Intel's discrete graphics work is actually (hopefully) going to provide some very real benefits for consumers. The upcoming Tiger Lake chips should have vastly improved graphics performance over Ice Lake (which was already a good improvement over <previous-14nm-revision>), while being more efficient than the competing low-end Nvidia chips.

          So basically, we're getting really good integrated graphics from Gen12.

          Discrete graphics... not so much. Still a lot of catching up to do there.

          As for their storage technology, specifically Optane, it seems like a pain more than anything else. As far as I can tell, getting an Optane-enabled SSD means getting a slower SSD with a hyper-performant, 32GB Optane cache. That can provide serious performance benefits if you allow the Optane drive to do its thing, using up the CPU, draining battery...

          Oh, and it doesn't work on Linux?

          So if you're like me, and are shopping around for a laptop that you want to run Linux on, all Optane guarantees for you is a slower SSD and a 32GB separate, hyper-fast drive.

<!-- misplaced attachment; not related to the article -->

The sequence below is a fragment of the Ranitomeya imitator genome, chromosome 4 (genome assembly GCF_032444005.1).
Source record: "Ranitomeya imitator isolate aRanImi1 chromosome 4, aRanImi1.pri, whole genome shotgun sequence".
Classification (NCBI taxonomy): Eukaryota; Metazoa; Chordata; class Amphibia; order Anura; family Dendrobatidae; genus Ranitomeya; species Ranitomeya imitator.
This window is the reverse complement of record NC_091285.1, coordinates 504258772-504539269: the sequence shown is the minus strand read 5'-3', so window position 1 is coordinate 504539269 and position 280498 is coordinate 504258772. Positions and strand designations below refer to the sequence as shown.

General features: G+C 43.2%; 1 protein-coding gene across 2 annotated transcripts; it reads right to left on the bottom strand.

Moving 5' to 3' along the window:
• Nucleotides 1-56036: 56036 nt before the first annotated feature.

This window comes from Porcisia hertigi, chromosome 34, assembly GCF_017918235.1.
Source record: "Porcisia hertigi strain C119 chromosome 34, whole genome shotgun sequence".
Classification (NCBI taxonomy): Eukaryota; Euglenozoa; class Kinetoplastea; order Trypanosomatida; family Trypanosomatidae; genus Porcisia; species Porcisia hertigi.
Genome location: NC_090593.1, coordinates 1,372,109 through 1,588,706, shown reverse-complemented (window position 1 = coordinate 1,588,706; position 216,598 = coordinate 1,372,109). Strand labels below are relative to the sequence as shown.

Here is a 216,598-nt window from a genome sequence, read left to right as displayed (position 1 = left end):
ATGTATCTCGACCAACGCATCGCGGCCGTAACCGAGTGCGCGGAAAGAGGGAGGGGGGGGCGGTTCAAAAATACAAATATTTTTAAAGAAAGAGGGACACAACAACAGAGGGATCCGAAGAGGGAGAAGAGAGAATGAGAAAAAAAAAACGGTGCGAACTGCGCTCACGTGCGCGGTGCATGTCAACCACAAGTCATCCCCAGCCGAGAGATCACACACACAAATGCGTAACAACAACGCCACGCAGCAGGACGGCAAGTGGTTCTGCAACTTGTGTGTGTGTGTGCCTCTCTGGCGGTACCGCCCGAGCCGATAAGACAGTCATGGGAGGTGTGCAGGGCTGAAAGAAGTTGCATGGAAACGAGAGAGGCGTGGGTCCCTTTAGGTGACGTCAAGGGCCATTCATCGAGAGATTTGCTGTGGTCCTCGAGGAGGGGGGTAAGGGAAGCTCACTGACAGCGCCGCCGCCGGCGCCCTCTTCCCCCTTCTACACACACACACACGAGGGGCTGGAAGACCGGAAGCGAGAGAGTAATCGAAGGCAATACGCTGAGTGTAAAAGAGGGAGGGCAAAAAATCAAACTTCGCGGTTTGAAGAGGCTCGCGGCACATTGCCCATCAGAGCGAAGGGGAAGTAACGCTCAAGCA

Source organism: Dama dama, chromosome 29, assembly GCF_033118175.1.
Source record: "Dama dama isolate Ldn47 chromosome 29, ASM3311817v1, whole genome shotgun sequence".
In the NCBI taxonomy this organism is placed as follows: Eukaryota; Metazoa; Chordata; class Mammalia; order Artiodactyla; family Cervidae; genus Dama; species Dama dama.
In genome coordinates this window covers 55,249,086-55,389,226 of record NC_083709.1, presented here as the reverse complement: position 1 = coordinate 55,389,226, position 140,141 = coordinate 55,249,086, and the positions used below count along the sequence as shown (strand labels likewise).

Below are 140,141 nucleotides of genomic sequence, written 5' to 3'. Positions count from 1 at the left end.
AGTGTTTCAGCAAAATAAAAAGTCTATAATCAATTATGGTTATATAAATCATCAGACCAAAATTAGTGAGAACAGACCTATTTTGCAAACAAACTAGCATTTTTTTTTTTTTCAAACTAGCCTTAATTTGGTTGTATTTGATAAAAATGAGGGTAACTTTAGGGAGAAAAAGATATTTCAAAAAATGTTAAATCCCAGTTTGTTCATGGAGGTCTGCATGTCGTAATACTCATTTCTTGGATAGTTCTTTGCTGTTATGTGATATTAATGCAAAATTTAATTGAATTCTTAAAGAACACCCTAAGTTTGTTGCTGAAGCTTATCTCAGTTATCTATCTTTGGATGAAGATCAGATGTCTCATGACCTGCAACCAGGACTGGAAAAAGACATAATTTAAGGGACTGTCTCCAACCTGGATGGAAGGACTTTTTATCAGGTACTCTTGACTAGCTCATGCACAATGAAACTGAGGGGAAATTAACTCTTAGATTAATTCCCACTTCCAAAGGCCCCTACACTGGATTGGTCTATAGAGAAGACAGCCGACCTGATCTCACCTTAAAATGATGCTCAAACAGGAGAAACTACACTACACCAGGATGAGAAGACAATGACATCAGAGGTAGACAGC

I'd rather just have a regularly NVME drive with better speeds, personally.

          4 votes
          1. [2]
            frostycakes
            Link Parent
            Are they going to be competitive with the integrated Vega graphics on current Ryzens, or RDNA on newer ones? I thought those were more or less as good as it gets for integrated graphics right now....

            So basically, we're getting really good integrated graphics from Gen12.

            Are they going to be competitive with the integrated Vega graphics on current Ryzens, or RDNA on newer ones? I thought those were more or less as good as it gets for integrated graphics right now. I mean, Intel released a couple chips with integrated Vega relatively recently, which I can't imagine them ever doing if their graphics solution was actually competitive.

            1 vote
            1. hungariantoast
              (edited )
              Link Parent
              Yes. Keeping in mind that there are no official benchmarks and all we have to go on right now are leaks, it so far appears that the upcoming Gen12 integrated graphics will be neck-and-neck with...

              Are they going to be competitive with the integrated Vega graphics on current Ryzens

              Yes. Keeping in mind that there are no official benchmarks and all we have to go on right now are leaks, it so far appears that the upcoming Gen12 integrated graphics will be neck-and-neck with the Vega 8 chips, like those in the Ryzen 7 4800U.